Saharan dust plume to impact conditions in Kansas City over weekend

NASA-NOAA’s Suomi NPP satellite captured this visible image of the large light brown plume of Saharan dust over the North Atlantic Ocean

A few more potential impacts include a dusty haze appearance to the sky during the day, a reduction to air quality, as well as dimmer sunsets and sunrises. Several of these thunderstorms caused downdrafts and large-scale haboobs (dust storms) to develop. Saharan dust is taking over the United States this week and it's coming to the Ohio Valley!

Dust from the Sahara Desert gets lofted into the sky and travels with the trade winds, close to the equator, east to west across the Atlantic Ocean.

Meaning a larger amount of dust than usual was able to accumulate just off the west coast of Africa. Send us your photos, you may see yours on air!

It's even visible from the International Space Station.

These massive clouds of Saharan dust, or Saharan air layers (SAL), are an annual summer occurrence, but this particular cloud is the densest in 50 years. Wonderful how large an area it covers!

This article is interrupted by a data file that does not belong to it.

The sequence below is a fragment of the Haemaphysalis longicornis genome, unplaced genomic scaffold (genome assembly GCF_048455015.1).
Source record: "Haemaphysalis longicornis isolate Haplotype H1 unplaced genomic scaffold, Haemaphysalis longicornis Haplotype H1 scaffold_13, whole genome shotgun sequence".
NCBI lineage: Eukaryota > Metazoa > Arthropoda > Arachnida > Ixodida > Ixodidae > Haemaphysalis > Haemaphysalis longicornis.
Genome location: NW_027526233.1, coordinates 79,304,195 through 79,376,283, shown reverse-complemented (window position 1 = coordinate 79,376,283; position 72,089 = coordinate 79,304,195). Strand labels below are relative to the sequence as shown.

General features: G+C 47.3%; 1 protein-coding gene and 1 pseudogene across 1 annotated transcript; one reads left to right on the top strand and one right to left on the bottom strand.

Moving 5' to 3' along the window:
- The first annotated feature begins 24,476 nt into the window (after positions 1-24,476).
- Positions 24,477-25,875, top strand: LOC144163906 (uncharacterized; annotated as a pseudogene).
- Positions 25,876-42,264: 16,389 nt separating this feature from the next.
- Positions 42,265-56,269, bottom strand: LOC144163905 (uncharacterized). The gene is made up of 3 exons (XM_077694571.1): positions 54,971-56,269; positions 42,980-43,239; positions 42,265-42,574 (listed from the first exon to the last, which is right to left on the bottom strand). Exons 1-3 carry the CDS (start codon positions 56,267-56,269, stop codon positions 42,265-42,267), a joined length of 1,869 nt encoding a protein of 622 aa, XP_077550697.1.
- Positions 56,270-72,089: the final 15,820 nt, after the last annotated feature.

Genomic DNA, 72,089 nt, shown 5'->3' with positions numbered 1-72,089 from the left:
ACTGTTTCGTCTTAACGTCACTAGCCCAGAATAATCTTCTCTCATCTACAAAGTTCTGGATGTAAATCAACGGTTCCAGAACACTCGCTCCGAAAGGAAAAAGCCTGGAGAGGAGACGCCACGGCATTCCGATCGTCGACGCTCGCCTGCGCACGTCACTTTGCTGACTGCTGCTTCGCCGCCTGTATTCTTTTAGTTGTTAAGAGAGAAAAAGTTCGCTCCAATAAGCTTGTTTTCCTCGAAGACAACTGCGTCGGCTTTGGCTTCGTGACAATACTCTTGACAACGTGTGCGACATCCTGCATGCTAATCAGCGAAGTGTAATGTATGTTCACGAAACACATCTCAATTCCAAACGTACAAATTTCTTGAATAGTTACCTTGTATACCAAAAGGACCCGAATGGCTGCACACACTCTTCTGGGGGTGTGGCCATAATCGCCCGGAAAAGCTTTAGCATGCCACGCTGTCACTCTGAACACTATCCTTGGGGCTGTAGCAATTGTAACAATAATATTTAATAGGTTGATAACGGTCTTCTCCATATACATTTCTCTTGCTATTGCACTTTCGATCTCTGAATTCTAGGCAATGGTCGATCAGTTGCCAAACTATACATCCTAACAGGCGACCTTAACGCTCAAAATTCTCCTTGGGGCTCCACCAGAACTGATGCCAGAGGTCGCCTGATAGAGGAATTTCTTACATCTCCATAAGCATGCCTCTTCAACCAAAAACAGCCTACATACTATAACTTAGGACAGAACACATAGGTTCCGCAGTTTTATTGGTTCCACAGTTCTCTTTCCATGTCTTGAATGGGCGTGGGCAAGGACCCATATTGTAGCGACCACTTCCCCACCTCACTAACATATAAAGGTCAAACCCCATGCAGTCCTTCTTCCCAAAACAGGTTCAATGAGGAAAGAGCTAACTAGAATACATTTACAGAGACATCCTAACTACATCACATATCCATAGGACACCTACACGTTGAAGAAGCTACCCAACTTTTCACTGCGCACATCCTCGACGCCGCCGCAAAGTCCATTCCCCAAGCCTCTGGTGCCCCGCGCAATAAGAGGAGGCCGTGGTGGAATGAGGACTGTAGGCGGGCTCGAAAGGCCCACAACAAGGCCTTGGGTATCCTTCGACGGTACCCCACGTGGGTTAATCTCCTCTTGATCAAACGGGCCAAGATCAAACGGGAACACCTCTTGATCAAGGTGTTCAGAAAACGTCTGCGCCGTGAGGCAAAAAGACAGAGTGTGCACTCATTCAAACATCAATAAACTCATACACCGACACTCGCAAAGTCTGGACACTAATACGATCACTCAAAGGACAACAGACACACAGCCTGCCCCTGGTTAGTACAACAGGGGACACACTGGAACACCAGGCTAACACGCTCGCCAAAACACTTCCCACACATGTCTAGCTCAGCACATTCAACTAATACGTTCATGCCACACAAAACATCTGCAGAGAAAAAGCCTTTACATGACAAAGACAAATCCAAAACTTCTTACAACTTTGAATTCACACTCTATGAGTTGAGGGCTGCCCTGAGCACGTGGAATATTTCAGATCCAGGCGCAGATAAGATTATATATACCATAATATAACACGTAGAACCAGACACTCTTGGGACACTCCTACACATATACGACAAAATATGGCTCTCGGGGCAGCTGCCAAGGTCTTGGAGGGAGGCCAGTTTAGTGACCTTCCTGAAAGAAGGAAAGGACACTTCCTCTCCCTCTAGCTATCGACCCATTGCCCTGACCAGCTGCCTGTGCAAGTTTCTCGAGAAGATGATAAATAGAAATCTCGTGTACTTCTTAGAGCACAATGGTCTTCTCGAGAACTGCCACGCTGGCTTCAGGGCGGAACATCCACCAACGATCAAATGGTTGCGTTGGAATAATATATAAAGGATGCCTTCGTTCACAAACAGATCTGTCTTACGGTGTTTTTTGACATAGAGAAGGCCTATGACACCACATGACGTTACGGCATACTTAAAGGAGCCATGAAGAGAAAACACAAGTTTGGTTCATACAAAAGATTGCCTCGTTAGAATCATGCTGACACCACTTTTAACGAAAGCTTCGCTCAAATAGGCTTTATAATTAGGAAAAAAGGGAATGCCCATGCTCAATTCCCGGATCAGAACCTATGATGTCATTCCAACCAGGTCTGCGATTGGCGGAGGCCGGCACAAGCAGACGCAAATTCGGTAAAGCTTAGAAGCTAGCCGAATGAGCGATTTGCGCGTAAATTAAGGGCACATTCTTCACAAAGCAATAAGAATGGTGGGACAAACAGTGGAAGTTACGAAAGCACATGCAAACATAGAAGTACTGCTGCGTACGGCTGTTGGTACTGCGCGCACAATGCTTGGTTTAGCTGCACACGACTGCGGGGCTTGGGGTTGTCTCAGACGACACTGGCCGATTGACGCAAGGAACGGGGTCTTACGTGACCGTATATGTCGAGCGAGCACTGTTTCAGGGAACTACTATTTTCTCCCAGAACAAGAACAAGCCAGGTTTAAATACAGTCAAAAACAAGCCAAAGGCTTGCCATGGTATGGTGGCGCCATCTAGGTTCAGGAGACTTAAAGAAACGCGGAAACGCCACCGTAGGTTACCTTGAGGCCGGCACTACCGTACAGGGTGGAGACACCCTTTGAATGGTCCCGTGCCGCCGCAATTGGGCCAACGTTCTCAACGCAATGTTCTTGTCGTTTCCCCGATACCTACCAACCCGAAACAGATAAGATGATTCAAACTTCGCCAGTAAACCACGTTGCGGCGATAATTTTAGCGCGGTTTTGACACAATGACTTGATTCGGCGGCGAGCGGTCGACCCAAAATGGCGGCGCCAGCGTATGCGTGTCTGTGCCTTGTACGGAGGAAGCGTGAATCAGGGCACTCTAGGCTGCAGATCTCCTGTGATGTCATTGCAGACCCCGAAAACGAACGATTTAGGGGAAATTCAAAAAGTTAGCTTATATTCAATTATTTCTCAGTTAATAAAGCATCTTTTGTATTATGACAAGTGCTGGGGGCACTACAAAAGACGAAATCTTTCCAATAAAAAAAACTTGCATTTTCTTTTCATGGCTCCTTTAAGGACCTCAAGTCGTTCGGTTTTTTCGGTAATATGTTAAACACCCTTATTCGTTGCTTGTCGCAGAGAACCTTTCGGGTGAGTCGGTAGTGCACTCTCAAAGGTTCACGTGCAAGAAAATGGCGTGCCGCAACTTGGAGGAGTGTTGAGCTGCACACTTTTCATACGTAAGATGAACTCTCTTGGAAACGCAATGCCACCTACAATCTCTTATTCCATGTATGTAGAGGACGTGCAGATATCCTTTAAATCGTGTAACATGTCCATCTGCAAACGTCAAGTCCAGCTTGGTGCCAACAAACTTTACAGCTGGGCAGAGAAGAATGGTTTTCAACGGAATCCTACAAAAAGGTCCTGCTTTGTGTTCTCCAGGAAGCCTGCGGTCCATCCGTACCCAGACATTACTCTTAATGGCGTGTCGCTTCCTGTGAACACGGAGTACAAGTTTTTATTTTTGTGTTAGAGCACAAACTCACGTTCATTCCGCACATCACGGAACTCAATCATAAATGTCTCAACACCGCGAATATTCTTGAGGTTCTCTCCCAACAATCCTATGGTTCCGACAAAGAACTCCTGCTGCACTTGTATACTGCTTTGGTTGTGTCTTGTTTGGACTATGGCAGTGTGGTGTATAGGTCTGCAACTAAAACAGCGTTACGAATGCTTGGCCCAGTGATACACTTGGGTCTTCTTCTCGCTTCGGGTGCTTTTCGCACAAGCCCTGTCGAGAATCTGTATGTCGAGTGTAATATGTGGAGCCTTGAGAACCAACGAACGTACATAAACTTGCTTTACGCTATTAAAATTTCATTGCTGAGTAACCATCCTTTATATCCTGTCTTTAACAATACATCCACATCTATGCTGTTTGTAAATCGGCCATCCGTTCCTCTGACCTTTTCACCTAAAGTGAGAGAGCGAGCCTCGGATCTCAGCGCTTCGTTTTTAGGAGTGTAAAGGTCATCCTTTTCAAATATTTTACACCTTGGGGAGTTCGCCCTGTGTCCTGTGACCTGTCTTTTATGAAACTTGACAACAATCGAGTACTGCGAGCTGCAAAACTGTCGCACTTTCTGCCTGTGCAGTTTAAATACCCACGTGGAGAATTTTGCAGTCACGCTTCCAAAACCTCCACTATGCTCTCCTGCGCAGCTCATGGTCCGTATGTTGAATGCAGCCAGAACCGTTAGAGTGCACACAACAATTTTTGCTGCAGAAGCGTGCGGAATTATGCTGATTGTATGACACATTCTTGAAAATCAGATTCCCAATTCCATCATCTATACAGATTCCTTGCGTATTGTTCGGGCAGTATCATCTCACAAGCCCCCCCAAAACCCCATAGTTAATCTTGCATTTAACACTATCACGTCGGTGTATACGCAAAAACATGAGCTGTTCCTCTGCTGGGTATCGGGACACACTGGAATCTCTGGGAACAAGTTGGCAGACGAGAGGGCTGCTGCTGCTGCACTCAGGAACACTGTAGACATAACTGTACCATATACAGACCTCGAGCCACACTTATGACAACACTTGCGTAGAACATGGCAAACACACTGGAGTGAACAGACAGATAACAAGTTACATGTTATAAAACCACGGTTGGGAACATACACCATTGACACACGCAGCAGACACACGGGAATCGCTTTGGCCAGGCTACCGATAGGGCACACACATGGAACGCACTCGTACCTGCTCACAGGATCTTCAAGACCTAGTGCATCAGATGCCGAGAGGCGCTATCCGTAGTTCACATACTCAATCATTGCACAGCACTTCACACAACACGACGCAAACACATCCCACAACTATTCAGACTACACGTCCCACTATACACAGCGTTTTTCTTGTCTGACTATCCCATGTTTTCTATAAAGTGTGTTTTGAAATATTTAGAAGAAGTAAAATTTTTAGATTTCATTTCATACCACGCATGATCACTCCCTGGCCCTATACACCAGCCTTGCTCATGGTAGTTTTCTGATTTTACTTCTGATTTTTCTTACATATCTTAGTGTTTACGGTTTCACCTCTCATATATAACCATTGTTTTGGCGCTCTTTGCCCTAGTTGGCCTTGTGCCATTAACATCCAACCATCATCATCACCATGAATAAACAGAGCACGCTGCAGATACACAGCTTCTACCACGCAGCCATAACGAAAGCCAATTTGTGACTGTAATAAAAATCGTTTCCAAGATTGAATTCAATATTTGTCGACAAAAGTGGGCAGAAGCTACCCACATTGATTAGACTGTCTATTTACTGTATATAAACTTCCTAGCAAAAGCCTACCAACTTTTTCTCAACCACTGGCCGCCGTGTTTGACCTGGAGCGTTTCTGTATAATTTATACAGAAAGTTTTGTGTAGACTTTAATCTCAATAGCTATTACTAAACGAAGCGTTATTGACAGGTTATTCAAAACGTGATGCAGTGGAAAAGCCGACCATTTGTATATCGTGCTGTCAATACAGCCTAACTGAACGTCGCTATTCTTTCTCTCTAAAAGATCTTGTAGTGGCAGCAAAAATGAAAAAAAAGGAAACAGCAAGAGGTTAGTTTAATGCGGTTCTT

Every year, about 800 million tons of dust is picked up by the wind from deserts in North Africa and blown across the Atlantic Ocean, traveling to the Amazon River Basin in South America, beaches in the Caribbean and, in part, into the air in North and South America.

"Hazy skies and low visibilities will continue today as a significant Saharan dust event continues across the islands", the National Weather Service in San Juan said Tuesday morning.

The Saharan dust to a hurricane is nothing more than extremely dry air.

NASA satellites measure the intensity of dust clouds with the Aerosol Optical Thickness (AOT) metric, which indicates the degree to which aerosols prevent the transmission of light through the atmosphere.

The particles can also make their way to ground level, potentially affecting those with dust allergies.



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